Photo Information

Gunnery Sgt. Brian D. Cook, the aviation ordnance chief with Marine Aerial Refueler Transport Squadron 252, exits through the hatch of a unique variant of the Marine Corps KC-130J Hercules located on Camp Dwyer, Afghanistan, May 1. The Harvest Hawk equipped Hercules has AGM-114 Hellfire and Griffin missiles, as well as a target site sensor from an AH-1Z attack helicopter to support aerial support for the troops on the ground. “I’m proud to serve my country and to support the Marines on the ground directly defending our freedom,” said Cook.

Photo by Cpl. Samantha H. Arrington

From Hueys to Harvest Hawk: Ordnance Marine arms aircraft in Afghanistan

19 May 2011 | Cpl. Samantha H. Arrington

“I remember him starting to tear up and saying that when the aircraft were flying over head, the insurgents seemed to disappear,” said Gunnery Sgt. Brian D. Cook. “That moment made me realize how much my job means.”

When the Marines of Cook’s unit, Marine Light Attack Helicopter Squadron 269, left their homes at Marine Corps Air Station New River, N.C., in 2008, they were slated for a deployment to Iraq, but the Marine Corps had other plans for a small detachment of them. The 2nd Battalion of the 7th Marine Regiment was operating in Afghanistan’s Helmand province and receiving heavy fire from insurgent forces.

“2/7 didn’t have air support and were getting hit hard with enemy attacks on what seemed like a daily basis,” Cook said. So a few days after his detachment arrived in Afghanistan, Cook was brushing his teeth when a young Marine walked in.

“I started talking with him and he told me he was a motor transport Marine with 2/7,” said Cook, a native of Concord, N.C. “I told him that Marines from my squadron had just arrived to provide close air support for his brothers on the ground.”

Upon hearing the news that Marine aviators were in country to support, Cook said the young Marine became emotional, and thanked him for what they had come to do.

“It is one of the memories I will never forget,” Cook said.

Three years later, Cook has returned to Afghanistan. His mission is the same, to  load and troubleshoot the ordnance on to Marine Corps aircraft that will provide close-air support for Marines and their Afghan and coalition partners in southwestern Afghanistan.

The aircraft he works on, however, is new. Cook serves at Camp Dwyer with Marine Aerial Refueler Transport Squadron 252 as the aviation ordnance chief for Harvest Hawk equipped KC-130J.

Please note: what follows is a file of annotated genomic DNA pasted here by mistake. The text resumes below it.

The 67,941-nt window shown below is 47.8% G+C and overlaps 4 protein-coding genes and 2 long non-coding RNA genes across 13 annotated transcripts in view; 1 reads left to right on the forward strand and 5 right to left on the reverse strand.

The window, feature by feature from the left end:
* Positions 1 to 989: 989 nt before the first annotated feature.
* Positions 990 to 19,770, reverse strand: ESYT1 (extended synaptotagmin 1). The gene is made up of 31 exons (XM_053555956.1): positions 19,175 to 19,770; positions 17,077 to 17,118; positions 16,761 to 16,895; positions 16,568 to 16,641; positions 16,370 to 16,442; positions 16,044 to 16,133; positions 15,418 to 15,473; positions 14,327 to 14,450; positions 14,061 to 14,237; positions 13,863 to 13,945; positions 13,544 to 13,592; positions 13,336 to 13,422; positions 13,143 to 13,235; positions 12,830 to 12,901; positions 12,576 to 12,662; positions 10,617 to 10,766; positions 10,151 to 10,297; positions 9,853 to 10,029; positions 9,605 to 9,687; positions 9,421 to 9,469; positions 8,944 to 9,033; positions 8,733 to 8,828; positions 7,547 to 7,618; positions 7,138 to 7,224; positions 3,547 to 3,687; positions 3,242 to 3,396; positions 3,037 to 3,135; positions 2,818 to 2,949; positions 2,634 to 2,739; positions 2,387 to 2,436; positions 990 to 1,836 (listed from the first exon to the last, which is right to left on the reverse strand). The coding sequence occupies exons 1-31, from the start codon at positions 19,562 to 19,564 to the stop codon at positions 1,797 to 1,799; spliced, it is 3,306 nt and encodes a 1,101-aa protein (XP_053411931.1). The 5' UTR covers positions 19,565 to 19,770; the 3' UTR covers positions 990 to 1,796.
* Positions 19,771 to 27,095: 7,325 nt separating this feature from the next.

“I was selected for this job based on 16 years of experience with ordnance,” said Cook. “The aircraft has a pretty new ordnance system and I’m able to share my knowledge and experience while operating on it.”

The Harvest Hawk KC-130J is different from most other Marine Corps Hercules.  While it retains its ability to transport troops and conduct aerial refueling, the Harvest Hawk KC-130J also provides close-air support for ground troops with a complement of AGM-114 Hellfire and Griffin missiles, as well as a target site system from the AH-1Z Cobra attack helicopter.

Members of the Harvest Hawk detachment said Cook’s wide range of experience makes him especially qualified for the armed KC-130J. Cook said he’s loaded ordnance on nearly every aircraft in the Marine Corps arsenal, from Hueys to Harriers, and has even spent a tour instructing Marines new to the ordnance career specialty at Naval Air Station Pensacola, Fla.

“He is an excellent steward of a program with unique challenges and he still continues to succeed,” said Maj. Marc E. Blankenbicker, with VMGR-352, the lead fire control officer for the Harvest Hawk detachment at Camp Dwyer.

“Gunny Cook is a very professional staff noncommissioned officer and is extremely competent in his job,” added Blankenbicker. “He has demonstrated exemplary leadership and has exceeded every expectation.”

But Cook said he didn’t always exceed expectations. When he walked into a Marine Corps recruiting office 16 years ago, it was as a troubled teenager looking for a way to improve his life.

“I got into a lot of trouble in my late teens and I was running with the wrong crowd,” said Cook. “The Marine Corps was able to give me the focus and drive I needed to become who I am today.”

And after 16 years of service, Cook is no longer a troubled teen, but a family man with a wife and two children. He said he also sees his fellow Marines as family, too, and works tirelessly to support them the best he can.

“I’m proud to serve my country and to support the Marines on the ground directly defending our freedom,” he said.

 “I’d like to be able to continue doing this job when I retire from the Marine Corps,” Cook added. “For as long as I can remember this is what I’ve wanted to do.”

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